2 Timothy 1:17

Thursday, 15 March 2018

…but when he arrived in Rome, he sought me out very zealously and found me. 2 Timothy 1:17

Still speaking of Onesiphorus of the previous verse, Paul continues to relay the remarkable nature of the faithful brother. He had come to Rome, an exceptionally large city, and he had searched out Paul. Unlike his first captivity, where he was kept in a house with a guard (see Acts 28:16), he was probably now confined in a prison. In order to find him, he would have had to go to each prison and ask if he was there. Paul also may have been kept in some other place related to state prisoners, rather than a common prison. No matter, there had to be a lot of asking around. As Paul says, “he sought me out very zealously.”

Paul knew the amount of trouble that Onesiphorus must have gone through in order to find him, and his heart must have been overjoyed when he came in and gave a brotherly Christian greeting. Imagine the questions! Imagine the joy! And for Onesiphorus, imagine the relief! The quality of Onesiphorus’ faithfulness is set in stark contrast to those who knew Paul, knew where he was, and yet abandoned him. Take normal life, add in a bit of trial or trouble, and what is the standard result? It is normally a parting of the ways and a, “Best wishes to you.” Onesiphorus was not such a person.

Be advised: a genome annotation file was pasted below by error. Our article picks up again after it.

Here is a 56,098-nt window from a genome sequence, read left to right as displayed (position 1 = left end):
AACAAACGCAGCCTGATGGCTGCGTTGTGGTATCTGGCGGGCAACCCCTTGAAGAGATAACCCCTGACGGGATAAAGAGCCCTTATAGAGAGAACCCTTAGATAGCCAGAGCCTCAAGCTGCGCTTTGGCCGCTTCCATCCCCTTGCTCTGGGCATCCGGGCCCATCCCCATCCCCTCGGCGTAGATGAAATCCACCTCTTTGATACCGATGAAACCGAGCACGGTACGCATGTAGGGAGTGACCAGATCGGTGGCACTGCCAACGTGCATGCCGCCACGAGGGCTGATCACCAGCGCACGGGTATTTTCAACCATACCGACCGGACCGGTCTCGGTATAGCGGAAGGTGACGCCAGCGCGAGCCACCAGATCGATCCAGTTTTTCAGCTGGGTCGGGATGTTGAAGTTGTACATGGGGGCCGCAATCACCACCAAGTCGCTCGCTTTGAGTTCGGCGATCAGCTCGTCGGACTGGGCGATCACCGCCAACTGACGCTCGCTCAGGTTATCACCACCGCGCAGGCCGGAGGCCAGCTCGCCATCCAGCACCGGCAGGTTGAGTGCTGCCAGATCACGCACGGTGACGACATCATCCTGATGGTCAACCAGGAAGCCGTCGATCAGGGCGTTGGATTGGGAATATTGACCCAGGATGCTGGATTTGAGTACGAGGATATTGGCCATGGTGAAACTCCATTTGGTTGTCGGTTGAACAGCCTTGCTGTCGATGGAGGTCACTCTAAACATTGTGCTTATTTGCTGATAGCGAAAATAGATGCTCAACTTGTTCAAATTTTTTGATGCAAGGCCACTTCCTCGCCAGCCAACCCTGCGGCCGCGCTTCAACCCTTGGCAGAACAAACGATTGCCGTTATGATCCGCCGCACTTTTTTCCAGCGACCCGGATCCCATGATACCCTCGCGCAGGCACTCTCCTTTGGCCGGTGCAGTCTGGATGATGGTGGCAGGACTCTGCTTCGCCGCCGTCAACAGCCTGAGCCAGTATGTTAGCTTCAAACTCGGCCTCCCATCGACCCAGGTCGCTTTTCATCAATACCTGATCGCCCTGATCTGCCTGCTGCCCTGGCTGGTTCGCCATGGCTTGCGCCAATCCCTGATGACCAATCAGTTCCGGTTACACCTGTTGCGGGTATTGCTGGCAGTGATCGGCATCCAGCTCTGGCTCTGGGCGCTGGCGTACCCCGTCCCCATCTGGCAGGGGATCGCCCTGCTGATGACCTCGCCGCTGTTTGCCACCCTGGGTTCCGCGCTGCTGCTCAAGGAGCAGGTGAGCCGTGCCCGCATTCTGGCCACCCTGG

Life application: How caring are you about those who are down and out? Are you there for hospital visits? Are you there for the good times and the bad? How strong your ties are depends on how willing you are to expend yourself for them. And that takes advanced planning and conviction that you will stand fast and be true. God could have left us all captives, and it would not have changed His lot one little bit. But He didn’t just care and speak comforting words. Rather, He came to our prison and took our place in our deserved execution. Think about that as your fellow Christian sits alone and miserable.

Lord God, the world is one large prison, and its inmates are all under the sentence of death. It would not change who You are at all to allow us to receive our just due. But instead, You sent us letters of encouragement, promising to come visit. And then You came, visited, consoled, and even accepted our sentence of execution – in our place! You have set the captives free. How willing are we to act in a similar manner toward our fellow men when they are in their own place of trouble and trial? Give us compassionate hearts to empathize with those who still need freedom from the sentence they bear. Amen.

Leave a Reply